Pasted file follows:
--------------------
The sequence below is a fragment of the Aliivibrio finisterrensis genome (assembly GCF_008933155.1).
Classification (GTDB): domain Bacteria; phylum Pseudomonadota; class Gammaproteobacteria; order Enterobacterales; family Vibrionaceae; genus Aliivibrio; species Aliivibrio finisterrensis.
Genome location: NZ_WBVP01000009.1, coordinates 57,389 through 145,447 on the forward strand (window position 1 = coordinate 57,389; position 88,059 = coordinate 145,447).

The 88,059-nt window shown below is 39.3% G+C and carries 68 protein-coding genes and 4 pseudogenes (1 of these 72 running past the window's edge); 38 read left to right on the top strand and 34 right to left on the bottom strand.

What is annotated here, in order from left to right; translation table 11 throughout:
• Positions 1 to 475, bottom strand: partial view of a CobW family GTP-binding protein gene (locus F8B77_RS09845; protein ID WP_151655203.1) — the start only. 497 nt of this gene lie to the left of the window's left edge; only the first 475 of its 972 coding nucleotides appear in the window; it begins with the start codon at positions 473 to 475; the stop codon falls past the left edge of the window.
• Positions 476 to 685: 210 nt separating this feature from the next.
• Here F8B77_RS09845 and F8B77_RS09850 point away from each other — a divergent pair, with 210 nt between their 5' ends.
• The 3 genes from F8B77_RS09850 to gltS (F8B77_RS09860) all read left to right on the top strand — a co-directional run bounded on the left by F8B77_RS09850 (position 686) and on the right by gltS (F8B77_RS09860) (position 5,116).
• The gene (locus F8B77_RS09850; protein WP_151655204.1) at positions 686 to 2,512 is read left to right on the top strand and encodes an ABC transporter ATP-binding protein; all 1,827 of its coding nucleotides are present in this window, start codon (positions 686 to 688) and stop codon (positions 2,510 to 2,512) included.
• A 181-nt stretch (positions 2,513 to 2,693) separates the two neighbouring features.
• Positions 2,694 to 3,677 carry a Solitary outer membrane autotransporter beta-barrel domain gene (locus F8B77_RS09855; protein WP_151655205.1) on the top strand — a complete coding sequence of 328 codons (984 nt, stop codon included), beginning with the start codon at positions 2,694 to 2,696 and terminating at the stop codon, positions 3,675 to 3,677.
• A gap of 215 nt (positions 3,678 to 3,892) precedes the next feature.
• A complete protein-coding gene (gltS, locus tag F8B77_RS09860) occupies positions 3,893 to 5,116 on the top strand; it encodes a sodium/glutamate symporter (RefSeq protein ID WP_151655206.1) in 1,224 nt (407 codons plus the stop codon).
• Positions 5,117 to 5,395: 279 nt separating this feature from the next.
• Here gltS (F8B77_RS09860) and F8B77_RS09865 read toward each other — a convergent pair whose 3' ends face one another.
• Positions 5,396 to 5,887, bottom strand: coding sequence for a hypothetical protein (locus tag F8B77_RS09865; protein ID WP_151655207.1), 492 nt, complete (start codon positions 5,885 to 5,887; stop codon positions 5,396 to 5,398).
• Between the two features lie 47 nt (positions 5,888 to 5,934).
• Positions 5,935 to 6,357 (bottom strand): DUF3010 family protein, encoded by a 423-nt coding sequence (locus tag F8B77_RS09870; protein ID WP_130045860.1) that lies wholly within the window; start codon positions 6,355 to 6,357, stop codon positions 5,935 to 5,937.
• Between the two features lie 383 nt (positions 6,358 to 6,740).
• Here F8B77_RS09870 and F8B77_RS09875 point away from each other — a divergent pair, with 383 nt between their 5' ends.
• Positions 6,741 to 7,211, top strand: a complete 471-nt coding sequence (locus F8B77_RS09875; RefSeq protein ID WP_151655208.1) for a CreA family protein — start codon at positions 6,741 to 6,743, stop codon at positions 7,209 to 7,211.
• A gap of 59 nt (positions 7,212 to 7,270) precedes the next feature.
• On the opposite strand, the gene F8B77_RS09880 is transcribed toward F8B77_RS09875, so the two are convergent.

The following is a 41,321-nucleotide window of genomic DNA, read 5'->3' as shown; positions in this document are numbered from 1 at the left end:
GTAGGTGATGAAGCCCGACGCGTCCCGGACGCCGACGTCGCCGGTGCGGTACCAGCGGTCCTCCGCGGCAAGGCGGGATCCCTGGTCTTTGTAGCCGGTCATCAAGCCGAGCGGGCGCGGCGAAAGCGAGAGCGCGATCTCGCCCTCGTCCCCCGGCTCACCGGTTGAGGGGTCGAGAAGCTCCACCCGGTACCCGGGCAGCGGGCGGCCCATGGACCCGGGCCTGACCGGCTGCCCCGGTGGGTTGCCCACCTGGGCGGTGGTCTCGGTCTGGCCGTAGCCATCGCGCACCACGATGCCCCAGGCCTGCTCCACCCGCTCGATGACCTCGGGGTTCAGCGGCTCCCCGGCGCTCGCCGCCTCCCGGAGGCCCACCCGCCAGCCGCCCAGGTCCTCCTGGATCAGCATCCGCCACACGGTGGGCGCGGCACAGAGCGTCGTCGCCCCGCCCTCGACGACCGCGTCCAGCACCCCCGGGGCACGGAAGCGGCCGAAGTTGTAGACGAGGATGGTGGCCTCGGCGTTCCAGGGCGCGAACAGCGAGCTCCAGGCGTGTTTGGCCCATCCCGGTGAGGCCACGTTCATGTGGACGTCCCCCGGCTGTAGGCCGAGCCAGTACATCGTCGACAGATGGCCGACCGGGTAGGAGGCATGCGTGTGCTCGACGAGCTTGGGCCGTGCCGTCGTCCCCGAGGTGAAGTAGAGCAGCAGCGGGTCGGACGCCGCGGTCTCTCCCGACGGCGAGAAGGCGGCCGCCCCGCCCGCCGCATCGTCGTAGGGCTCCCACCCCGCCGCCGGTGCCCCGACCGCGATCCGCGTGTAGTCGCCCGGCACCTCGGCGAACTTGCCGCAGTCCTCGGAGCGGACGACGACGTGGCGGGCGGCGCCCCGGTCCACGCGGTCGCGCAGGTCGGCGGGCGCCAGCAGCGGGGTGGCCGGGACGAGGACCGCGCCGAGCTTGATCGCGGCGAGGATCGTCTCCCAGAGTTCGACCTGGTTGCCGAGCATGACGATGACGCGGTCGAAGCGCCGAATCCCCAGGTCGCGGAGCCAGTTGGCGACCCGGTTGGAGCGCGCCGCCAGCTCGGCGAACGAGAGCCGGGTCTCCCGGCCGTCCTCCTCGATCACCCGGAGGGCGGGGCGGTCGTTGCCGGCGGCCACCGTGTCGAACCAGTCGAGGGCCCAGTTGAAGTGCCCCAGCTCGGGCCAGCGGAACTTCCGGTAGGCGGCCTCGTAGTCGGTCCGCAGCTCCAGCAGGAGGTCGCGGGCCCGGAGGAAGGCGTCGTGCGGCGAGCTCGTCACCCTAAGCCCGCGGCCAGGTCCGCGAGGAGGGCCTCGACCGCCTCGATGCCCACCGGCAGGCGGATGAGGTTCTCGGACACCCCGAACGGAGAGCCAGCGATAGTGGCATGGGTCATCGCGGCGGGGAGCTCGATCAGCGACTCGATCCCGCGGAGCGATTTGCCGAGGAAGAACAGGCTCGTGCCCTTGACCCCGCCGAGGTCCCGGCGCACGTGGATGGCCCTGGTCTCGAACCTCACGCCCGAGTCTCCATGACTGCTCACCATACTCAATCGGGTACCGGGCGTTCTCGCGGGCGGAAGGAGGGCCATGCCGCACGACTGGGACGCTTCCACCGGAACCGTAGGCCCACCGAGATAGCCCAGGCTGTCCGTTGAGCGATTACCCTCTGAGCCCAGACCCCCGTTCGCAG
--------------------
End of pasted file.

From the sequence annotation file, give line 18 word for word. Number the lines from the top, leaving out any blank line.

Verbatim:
• Between the two features lie 47 nt (positions 5,888 to 5,934).